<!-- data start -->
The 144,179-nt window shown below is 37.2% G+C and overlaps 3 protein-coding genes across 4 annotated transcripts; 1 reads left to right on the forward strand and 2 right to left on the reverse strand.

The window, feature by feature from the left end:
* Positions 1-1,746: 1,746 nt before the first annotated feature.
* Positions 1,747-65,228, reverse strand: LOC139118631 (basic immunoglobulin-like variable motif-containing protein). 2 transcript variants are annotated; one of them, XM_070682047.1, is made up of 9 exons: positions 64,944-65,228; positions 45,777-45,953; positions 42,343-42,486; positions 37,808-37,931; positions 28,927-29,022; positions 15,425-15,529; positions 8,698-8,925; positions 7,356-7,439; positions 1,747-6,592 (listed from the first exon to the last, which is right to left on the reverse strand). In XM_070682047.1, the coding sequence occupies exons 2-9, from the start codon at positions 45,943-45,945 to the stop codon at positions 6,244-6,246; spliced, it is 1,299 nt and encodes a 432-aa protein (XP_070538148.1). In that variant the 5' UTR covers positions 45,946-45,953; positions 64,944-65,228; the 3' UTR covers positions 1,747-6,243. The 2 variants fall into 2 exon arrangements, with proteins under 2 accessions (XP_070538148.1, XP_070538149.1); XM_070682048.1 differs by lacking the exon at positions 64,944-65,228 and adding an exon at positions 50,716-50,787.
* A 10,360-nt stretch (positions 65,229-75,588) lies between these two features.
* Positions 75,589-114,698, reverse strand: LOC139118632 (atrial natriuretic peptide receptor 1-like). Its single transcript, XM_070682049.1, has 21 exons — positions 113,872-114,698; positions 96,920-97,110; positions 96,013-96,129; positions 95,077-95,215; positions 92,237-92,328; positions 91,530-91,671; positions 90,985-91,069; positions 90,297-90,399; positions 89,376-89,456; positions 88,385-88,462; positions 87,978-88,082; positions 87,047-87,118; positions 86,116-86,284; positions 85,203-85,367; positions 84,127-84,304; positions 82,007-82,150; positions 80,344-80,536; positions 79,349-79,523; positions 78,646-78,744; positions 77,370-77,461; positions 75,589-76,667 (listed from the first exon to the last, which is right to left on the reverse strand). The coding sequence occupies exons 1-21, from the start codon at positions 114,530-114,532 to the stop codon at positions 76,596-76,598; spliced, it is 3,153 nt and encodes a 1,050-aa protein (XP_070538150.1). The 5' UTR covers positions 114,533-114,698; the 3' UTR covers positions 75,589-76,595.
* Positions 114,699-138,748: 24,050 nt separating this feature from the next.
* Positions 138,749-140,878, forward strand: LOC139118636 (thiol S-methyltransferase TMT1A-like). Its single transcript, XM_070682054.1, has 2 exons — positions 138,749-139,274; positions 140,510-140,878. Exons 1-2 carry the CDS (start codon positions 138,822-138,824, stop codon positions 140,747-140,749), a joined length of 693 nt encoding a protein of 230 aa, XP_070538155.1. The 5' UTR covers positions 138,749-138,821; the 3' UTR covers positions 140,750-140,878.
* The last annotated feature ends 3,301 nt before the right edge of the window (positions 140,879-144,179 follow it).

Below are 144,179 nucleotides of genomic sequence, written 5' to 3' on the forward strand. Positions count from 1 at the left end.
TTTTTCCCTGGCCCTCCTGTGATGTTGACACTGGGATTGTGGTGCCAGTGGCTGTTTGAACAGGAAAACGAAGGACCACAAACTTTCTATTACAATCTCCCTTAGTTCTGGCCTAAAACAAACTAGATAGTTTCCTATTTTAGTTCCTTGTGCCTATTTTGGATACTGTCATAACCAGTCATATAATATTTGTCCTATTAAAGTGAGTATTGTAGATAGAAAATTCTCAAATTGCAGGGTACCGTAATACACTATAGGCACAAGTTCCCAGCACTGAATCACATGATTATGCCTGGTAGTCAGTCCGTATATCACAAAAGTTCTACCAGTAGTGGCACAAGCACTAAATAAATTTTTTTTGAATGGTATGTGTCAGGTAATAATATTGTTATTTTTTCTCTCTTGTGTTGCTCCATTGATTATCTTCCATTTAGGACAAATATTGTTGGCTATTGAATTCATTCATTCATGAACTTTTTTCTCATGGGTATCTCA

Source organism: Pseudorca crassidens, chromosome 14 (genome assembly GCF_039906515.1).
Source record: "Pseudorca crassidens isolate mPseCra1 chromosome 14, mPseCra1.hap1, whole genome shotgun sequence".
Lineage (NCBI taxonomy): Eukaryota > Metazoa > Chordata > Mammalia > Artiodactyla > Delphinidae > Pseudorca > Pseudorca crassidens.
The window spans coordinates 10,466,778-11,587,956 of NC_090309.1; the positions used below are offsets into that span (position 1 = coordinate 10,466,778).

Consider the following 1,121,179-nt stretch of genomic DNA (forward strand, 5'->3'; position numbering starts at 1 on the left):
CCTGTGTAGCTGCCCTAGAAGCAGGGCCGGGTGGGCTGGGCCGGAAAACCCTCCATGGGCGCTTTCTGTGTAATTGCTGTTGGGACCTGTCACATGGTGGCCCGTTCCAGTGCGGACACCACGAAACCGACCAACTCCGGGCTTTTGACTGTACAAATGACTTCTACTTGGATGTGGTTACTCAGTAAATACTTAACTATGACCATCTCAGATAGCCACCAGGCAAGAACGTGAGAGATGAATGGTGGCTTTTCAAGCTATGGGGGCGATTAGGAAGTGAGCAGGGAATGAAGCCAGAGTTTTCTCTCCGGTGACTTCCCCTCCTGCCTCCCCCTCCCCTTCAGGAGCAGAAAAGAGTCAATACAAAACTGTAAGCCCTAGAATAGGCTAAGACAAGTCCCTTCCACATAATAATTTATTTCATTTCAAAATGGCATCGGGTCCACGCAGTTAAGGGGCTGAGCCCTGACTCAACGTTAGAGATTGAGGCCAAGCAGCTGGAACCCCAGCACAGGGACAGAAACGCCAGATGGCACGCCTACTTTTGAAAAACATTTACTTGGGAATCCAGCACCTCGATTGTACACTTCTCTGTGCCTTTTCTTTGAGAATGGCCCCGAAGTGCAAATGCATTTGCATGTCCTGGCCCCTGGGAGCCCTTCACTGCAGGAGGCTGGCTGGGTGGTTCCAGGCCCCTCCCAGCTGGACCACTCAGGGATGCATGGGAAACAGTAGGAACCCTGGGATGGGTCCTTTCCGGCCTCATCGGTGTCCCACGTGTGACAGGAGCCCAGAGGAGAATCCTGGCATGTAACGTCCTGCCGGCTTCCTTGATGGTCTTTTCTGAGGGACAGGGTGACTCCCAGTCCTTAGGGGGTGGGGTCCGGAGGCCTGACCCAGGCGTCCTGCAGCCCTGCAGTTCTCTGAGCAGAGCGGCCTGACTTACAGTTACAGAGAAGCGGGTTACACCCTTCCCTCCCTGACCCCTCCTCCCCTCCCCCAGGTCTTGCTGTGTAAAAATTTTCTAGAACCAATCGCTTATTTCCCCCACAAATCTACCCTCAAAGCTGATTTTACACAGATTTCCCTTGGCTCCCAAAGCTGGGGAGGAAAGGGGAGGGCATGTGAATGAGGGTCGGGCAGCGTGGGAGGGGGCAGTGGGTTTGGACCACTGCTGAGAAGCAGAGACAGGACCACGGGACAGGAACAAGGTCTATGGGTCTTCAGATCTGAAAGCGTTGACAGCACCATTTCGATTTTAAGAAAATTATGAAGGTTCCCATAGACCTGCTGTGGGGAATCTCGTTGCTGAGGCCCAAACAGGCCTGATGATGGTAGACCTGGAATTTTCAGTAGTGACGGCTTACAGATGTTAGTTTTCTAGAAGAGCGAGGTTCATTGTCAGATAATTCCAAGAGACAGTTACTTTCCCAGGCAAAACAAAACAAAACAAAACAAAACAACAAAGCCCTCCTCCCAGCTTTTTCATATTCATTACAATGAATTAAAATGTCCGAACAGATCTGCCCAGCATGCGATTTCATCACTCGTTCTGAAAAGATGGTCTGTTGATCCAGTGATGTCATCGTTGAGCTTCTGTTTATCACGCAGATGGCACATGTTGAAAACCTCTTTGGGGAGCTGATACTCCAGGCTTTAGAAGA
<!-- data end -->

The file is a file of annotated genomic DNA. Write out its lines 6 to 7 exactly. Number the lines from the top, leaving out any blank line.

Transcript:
* Positions 75,589-114,698, reverse strand: LOC139118632 (atrial natriuretic peptide receptor 1-like). Its single transcript, XM_070682049.1, has 21 exons — positions 113,872-114,698; positions 96,920-97,110; positions 96,013-96,129; positions 95,077-95,215; positions 92,237-92,328; positions 91,530-91,671; positions 90,985-91,069; positions 90,297-90,399; positions 89,376-89,456; positions 88,385-88,462; positions 87,978-88,082; positions 87,047-87,118; positions 86,116-86,284; positions 85,203-85,367; positions 84,127-84,304; positions 82,007-82,150; positions 80,344-80,536; positions 79,349-79,523; positions 78,646-78,744; positions 77,370-77,461; positions 75,589-76,667 (listed from the first exon to the last, which is right to left on the reverse strand). The coding sequence occupies exons 1-21, from the start codon at positions 114,530-114,532 to the stop codon at positions 76,596-76,598; spliced, it is 3,153 nt and encodes a 1,050-aa protein (XP_070538150.1). The 5' UTR covers positions 114,533-114,698; the 3' UTR covers positions 75,589-76,595.
* Positions 114,699-138,748: 24,050 nt separating this feature from the next.